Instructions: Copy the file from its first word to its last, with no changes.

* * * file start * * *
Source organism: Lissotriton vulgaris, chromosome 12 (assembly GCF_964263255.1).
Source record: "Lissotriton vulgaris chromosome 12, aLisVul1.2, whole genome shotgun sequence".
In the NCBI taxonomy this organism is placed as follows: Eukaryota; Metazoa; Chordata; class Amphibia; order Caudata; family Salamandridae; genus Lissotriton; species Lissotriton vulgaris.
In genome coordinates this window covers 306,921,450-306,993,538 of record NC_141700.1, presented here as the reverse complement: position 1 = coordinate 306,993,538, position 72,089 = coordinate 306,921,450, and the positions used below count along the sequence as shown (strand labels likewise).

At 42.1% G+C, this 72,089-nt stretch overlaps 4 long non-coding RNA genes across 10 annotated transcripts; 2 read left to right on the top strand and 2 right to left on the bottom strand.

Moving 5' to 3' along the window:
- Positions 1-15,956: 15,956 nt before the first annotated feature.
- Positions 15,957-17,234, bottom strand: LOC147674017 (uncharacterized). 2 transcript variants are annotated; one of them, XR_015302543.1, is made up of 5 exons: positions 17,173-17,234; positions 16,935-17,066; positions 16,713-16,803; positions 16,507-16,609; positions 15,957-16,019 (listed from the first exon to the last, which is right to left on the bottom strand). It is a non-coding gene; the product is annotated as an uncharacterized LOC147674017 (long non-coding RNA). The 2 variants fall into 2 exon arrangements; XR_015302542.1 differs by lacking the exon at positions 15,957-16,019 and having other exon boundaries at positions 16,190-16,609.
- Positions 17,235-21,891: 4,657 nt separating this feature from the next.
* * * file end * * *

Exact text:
Source organism: Lissotriton vulgaris, chromosome 12 (assembly GCF_964263255.1).
Source record: "Lissotriton vulgaris chromosome 12, aLisVul1.2, whole genome shotgun sequence".
In the NCBI taxonomy this organism is placed as follows: Eukaryota; Metazoa; Chordata; class Amphibia; order Caudata; family Salamandridae; genus Lissotriton; species Lissotriton vulgaris.
In genome coordinates this window covers 306,921,450-306,993,538 of record NC_141700.1, presented here as the reverse complement: position 1 = coordinate 306,993,538, position 72,089 = coordinate 306,921,450, and the positions used below count along the sequence as shown (strand labels likewise).

At 42.1% G+C, this 72,089-nt stretch overlaps 4 long non-coding RNA genes across 10 annotated transcripts; 2 read left to right on the top strand and 2 right to left on the bottom strand.

Moving 5' to 3' along the window:
- Positions 1-15,956: 15,956 nt before the first annotated feature.
- Positions 15,957-17,234, bottom strand: LOC147674017 (uncharacterized). 2 transcript variants are annotated; one of them, XR_015302543.1, is made up of 5 exons: positions 17,173-17,234; positions 16,935-17,066; positions 16,713-16,803; positions 16,507-16,609; positions 15,957-16,019 (listed from the first exon to the last, which is right to left on the bottom strand). It is a non-coding gene; the product is annotated as an uncharacterized LOC147674017 (long non-coding RNA). The 2 variants fall into 2 exon arrangements; XR_015302542.1 differs by lacking the exon at positions 15,957-16,019 and having other exon boundaries at positions 16,190-16,609.
- Positions 17,235-21,891: 4,657 nt separating this feature from the next.